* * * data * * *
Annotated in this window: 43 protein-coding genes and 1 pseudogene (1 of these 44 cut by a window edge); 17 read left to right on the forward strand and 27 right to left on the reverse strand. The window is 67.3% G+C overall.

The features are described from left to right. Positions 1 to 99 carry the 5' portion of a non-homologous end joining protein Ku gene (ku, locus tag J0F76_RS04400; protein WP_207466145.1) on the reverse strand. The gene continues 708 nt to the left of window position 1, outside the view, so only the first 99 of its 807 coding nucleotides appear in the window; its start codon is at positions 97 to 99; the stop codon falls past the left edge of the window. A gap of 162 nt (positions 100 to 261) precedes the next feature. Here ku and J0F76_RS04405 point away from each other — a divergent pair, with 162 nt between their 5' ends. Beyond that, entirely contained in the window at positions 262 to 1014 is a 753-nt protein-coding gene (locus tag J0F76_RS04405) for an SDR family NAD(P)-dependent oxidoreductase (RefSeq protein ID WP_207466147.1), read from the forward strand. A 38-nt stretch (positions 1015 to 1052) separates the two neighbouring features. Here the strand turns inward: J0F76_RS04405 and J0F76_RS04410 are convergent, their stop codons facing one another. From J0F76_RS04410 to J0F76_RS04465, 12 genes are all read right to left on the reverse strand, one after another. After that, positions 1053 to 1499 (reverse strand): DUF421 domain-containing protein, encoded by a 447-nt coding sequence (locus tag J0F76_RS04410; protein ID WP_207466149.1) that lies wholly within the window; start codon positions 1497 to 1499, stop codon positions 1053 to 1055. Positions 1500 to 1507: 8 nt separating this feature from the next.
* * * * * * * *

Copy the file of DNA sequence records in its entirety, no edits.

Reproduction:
Annotated in this window: 43 protein-coding genes and 1 pseudogene (1 of these 44 cut by a window edge); 17 read left to right on the forward strand and 27 right to left on the reverse strand. The window is 67.3% G+C overall.

The features are described from left to right. Positions 1 to 99 carry the 5' portion of a non-homologous end joining protein Ku gene (ku, locus tag J0F76_RS04400; protein WP_207466145.1) on the reverse strand. The gene continues 708 nt to the left of window position 1, outside the view, so only the first 99 of its 807 coding nucleotides appear in the window; its start codon is at positions 97 to 99; the stop codon falls past the left edge of the window. A gap of 162 nt (positions 100 to 261) precedes the next feature. Here ku and J0F76_RS04405 point away from each other — a divergent pair, with 162 nt between their 5' ends. Beyond that, entirely contained in the window at positions 262 to 1014 is a 753-nt protein-coding gene (locus tag J0F76_RS04405) for an SDR family NAD(P)-dependent oxidoreductase (RefSeq protein ID WP_207466147.1), read from the forward strand. A 38-nt stretch (positions 1015 to 1052) separates the two neighbouring features. Here the strand turns inward: J0F76_RS04405 and J0F76_RS04410 are convergent, their stop codons facing one another. From J0F76_RS04410 to J0F76_RS04465, 12 genes are all read right to left on the reverse strand, one after another. After that, positions 1053 to 1499 (reverse strand): DUF421 domain-containing protein, encoded by a 447-nt coding sequence (locus tag J0F76_RS04410; protein ID WP_207466149.1) that lies wholly within the window; start codon positions 1497 to 1499, stop codon positions 1053 to 1055. Positions 1500 to 1507: 8 nt separating this feature from the next.